Pi should be replaced with Tau.
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after 5 votes the winner is...
ApostateAbe
Voting Style:  Open  Point System:  7 Point  
Started:  8/6/2011  Category:  Science  
Updated:  5 years ago  Status:  Post Voting Period  
Viewed:  3,777 times  Debate No:  17807 
Debate Rounds (2)
Comments (23)
Votes (5)
Welcome to another quick debate and I wish my opponent luck.
I presume that "tau" is "2*pi" or 6.28... (http://mathblog.com...). The proposal is based on the point that it is confusing to some that one whole circle is twice pi radians and a quarter of a circle is half of pi. However, the costs outweigh that benefit, because (1) the transition would last for decades (or even centuries), and it would greatly complicate mathematical language, i.e. no button on current scientific calculators for tau. Students and professionals either need to learn that the angle of a circle is 2*pi or they'd be confused and prone to human error by conflicting mathematical language. Mistakes beween pi and tau can sink ships and disintegrate space crafts (ie Mars Climate Orbiter Mishap). 

Thanks to my opponent for engaging in this debate.
(1) pi – the ratio of the circumference of a circle to its diameter. It is equal to 3.14159 ... (2) tau – proposed to be the ratio of the circumference of a circle to its radius. It is equal to 6.28318 … Circumference of a circle is currently defined as 2πr, whereas area of a circle is defined as πr�. Similarities of these formulas easily result in transposition of the numeral 2, providing vastly different, and potentially dangerous, results. The use of a separate symbol for circumference reduces the possible incidence of errors. Scientific calc apps for Android™ and iPhone� are easily updated.(3) (1) http://tinyurl.com... (2) http://tauday.com... (3) http://tinyurl.com... The formulae C=2πr and A=πr² are very seldom used in the same context, and experienced math practitioners do not get the two formulae transposedr² obviously gives an area, and r with no exponent obviously gives only distance. The alterntive would be C=τr and A=(τr²)/2. A complicating fraction is introduced to the formula for A with translation from π to τ. But of course that wold be the least of the problems. Any time mathematical terms are translated, a potential for blunders is introduced, and the extra blunder vulnerability is roughly proportional to the number of mathematical steps [1]. [1] WL Oberkampf et al. "Verification, validation, and predictive capability in computational engineering and physics," Appl. Mech. Rev., Sept 2004.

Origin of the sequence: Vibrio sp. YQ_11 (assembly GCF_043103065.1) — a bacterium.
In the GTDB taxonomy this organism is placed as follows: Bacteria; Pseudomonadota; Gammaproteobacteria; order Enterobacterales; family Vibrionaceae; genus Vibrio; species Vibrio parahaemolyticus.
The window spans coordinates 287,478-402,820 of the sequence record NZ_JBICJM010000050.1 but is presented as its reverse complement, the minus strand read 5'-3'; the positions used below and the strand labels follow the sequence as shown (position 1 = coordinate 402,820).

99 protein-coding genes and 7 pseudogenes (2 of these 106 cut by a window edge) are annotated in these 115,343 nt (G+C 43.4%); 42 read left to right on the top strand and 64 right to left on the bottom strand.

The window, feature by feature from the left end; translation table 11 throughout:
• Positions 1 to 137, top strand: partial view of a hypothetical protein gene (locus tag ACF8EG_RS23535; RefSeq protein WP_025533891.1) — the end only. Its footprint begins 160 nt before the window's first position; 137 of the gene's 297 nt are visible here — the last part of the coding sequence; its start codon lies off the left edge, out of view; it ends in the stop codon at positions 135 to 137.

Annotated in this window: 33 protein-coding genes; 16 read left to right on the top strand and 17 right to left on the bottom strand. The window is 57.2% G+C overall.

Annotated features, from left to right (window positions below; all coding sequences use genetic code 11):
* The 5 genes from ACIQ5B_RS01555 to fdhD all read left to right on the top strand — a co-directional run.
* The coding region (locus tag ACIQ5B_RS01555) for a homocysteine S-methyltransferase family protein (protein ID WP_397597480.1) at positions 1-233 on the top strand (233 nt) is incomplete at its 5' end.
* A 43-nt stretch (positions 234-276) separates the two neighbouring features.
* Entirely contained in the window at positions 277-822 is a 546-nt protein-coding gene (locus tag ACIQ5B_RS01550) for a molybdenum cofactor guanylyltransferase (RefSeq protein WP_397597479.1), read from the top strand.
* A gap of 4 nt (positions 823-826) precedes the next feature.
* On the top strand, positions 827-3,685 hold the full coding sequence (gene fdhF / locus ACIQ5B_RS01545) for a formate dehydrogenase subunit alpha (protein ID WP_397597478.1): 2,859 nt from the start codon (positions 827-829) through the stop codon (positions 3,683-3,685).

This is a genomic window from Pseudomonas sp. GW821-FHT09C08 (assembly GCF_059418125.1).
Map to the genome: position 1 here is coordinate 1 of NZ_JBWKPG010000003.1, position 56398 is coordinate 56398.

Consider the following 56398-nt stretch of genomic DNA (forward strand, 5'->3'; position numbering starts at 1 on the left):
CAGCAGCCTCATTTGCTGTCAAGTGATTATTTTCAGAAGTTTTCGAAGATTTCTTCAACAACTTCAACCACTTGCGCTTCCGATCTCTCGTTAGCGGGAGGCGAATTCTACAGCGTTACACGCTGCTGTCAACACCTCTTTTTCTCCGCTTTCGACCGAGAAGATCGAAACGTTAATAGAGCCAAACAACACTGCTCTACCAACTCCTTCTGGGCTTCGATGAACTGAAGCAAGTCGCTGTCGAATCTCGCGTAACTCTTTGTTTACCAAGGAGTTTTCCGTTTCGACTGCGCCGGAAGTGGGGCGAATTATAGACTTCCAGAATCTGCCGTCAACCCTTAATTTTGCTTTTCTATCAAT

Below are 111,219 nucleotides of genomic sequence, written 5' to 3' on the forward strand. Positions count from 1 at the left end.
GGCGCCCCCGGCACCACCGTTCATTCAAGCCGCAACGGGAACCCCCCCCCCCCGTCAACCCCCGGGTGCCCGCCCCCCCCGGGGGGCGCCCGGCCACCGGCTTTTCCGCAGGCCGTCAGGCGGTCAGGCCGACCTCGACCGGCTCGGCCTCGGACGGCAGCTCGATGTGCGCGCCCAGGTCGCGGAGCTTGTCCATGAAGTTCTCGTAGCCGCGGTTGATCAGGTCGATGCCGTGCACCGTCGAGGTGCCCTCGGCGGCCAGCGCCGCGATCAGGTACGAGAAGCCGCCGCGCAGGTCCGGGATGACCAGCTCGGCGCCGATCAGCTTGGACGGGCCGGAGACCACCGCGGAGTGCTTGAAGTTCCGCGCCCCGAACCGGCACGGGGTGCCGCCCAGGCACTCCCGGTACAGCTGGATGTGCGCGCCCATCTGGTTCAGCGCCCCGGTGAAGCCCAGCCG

5 votes have been placed for this debate. Showing 1 through 5 records.
Vote Placed by randolph7 5 years ago
imscrappy  ApostateAbe  Tied  

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Vote Placed by RoyLatham 5 years ago
imscrappy  ApostateAbe  Tied  

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Reasons for voting decision: Silly debate, designed that way by Pro.
Vote Placed by VocMusTcrMaloy 5 years ago
imscrappy  ApostateAbe  Tied  

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Reasons for voting decision: Con's arguments for keeping the status quo were much more persuasive. Pro, although he mentioned ease of adding button to calculators, did not rebut the idea that such a change would be so complicated it could result in tragic error. Because Pro did not organize the debate, he gave his opponent an extra round. If he had organized the debate making the first round acceptance only, and Con made arguments in that round, I could have awarded Pro the conduct pointas is, Pro hurt himself.
Vote Placed by Rockylightning 5 years ago
imscrappy  ApostateAbe  Tied  

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Vote Placed by larztheloser 5 years ago
imscrappy  ApostateAbe  Tied  

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Reasons for voting decision: Pro demonstrated a harm from the present arrangement, although I wasn't convinced that the harm was significant (some examples would be good here). Con countered by saying the risk of error was too great, which could have devastating results (yay for examples). Because pro didn't demonstrate a massive impetus to change our symbols and con did show that there was significant potential for mistake, the motion falls. Neg win.
A=(pi)r(squared) and C=(tau)r
There are several people on this site that dock points but do not know what is proper to give or take points away for.